That's what Upstart claims to do. The startup, founded last year, loans money to promising candidates who in turn promise to pay back a certain percentage of their future earnings.
"Tuition is up, and student loans are tricky things," said Brigitte Bradford, head of marketing at Upstart. "How do you get people up and going and confident at an earlier stage? ... We address this very directly."
Laura Renner, a University of Chicago business school graduate, paid for her International MBA with about $150,000 of student loans.
"My monthly payments are about the size of a mortgage," said Renner, 34. After getting more than $40,000 in Upstart funding this summer, the Bay Area resident says she can focus on growing her business without worrying about bills. Once she starts earning $30,000 a year or more, she'll start paying about 4 percent of her income to her backers—some of whom she says she has met in person to talk about her career plans.
"It was untested," she said of the Upstart model. "But it was appealing, too. ... Every startup has that risk, right?"
Not everyone can get SoFi or Upstart funding; SoFi determines eligibility through credit scores and other financial factors. Upstart requires good credit and a favorable debt-to-income ratio, and it takes into account applicants' standardized test scores and other "indicators of future success," according to Bradford, to determine how much funding they can get.
"Those two startups are basically geared toward Ivy League students," said Casey Wallace, co-founder of education crowdfunding startup Piglt. "If you went to a state college, you're probably not going to end up getting that person's investment." (SoFi works with alumni of 100 schools, some of which are state universities.)
To Stephen Dash, the Internet has been a democratizing force. The former JP Morgan investment banker founded joinStampede, which in March gathered more than 30,000 borrowers to collectively refinance private student loans. Each borrower who refinanced saved an average of $6,038 over the life of his or her loan, according to Dash.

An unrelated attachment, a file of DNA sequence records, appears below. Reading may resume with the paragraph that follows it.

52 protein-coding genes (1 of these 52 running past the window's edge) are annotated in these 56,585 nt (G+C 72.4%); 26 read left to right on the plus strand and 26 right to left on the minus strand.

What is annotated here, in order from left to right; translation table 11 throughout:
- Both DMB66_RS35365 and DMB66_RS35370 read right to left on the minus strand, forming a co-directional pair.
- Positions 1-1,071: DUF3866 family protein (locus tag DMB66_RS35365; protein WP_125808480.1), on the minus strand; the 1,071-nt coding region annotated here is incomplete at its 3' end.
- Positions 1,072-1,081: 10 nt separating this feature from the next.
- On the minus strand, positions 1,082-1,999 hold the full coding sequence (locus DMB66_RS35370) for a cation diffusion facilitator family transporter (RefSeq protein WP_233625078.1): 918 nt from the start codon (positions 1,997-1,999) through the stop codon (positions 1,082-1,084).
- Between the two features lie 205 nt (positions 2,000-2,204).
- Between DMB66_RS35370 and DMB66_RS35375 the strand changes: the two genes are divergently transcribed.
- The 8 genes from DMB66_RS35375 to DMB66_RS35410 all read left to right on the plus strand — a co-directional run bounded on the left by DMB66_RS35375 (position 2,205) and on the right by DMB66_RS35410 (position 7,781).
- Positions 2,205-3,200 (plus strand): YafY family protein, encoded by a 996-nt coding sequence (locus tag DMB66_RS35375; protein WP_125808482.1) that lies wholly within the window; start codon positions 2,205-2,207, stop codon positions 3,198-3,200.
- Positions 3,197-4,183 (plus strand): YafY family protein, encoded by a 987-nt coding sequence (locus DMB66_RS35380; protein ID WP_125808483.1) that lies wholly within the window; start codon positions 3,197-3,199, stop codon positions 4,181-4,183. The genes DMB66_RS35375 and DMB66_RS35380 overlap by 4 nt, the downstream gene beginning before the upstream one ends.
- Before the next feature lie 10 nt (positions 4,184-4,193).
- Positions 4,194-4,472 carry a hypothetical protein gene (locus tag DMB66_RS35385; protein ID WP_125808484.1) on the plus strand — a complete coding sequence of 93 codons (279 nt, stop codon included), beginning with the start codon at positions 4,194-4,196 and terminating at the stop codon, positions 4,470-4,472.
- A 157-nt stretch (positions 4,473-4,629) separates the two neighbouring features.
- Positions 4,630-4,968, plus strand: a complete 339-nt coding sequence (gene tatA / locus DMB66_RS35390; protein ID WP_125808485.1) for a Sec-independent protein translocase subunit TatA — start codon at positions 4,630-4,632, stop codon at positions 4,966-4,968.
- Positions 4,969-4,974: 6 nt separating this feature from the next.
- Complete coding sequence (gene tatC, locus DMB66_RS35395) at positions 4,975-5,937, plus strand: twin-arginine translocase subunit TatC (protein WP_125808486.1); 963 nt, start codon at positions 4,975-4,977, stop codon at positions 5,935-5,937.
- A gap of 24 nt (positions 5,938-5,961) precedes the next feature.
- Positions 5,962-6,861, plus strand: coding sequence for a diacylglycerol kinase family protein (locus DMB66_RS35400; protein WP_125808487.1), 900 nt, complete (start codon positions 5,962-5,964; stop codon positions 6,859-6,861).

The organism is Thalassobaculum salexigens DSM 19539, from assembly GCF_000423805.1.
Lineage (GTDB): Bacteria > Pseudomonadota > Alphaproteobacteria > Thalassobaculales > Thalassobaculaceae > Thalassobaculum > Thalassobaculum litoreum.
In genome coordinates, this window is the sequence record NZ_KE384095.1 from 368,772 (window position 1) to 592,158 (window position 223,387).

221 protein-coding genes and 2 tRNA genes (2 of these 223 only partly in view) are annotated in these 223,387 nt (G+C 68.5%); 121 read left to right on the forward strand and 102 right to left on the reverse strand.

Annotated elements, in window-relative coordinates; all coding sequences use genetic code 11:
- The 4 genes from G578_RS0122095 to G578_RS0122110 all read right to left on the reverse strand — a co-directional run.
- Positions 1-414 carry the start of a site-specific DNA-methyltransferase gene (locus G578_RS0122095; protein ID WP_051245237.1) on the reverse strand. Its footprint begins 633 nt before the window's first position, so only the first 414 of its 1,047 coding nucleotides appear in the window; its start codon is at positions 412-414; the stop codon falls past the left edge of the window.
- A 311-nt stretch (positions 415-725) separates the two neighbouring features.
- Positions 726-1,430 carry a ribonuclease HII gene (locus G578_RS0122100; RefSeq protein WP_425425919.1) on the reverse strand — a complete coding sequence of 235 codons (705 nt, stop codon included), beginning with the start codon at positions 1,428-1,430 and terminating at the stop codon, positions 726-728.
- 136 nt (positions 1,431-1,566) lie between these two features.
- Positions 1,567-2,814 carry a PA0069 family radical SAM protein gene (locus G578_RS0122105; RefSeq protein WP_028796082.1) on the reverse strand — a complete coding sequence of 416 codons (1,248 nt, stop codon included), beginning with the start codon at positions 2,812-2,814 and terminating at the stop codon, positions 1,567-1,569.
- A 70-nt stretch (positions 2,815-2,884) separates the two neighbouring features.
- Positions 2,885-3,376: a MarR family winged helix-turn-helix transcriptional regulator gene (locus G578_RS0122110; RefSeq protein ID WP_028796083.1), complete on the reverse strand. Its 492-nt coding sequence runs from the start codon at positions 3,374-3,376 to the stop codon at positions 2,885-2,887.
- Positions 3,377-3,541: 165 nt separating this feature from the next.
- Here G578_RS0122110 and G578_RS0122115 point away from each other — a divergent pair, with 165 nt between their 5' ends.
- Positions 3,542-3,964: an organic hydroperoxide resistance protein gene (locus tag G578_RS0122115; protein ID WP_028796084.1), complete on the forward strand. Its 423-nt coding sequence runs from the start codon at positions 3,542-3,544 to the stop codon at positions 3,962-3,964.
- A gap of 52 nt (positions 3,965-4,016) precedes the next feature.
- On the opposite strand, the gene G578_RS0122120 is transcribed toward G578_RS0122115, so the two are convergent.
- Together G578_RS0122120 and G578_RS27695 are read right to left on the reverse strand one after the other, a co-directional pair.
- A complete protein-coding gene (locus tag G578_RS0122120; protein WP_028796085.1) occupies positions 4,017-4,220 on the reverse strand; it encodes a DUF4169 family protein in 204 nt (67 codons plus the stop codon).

None of it would have been possible without a certain level of comfort with social media.
"Five years ago, the joinStampede campaign would have been a disaster," Dash said. "It wasn't too long ago that people didn't trust putting an email into a website."
Despite the potential upsides of creative loan financing, the underlying problem of student debt remains unsolved, observers say.
"The cost of college has gotten out of sync with what most people can afford," said Long, the certified financial planner in Wicker Park. "There's a structural disconnect between the colleges and the students and the parents' ability to pay for that. We shouldn't have to resort to people begging on the Internet or selling their future earnings off to investors."
Student loan startups to know:
Launched: Fall 2011
How does it work? Alumni of certain schools pool their money so students and recent graduates of those schools can apply to have their loans paid for with money from that pool; the alumni then lend the money back to the borrowers at lower rates.
How does it work? "Dreamers"—people or organizations looking for education-related funding—create profiles to ask for money and promise rewards in return. Minus processing fees, all the funds raised for student loans go directly to the loan financers, rather than the borrowers.
How did it work? Gathered 30,000 people to bargain for refinancing private student loans at lower interest rates. After eight weeks, some of them were able to get refinancing through CU Student Loans, a group of not-for-profit credit unions.
Launched: April 2012
How does it work? Potential borrowers raise money on the Upstart platform and then agree to pay their backers a certain percentage of their incomes for a set number of years.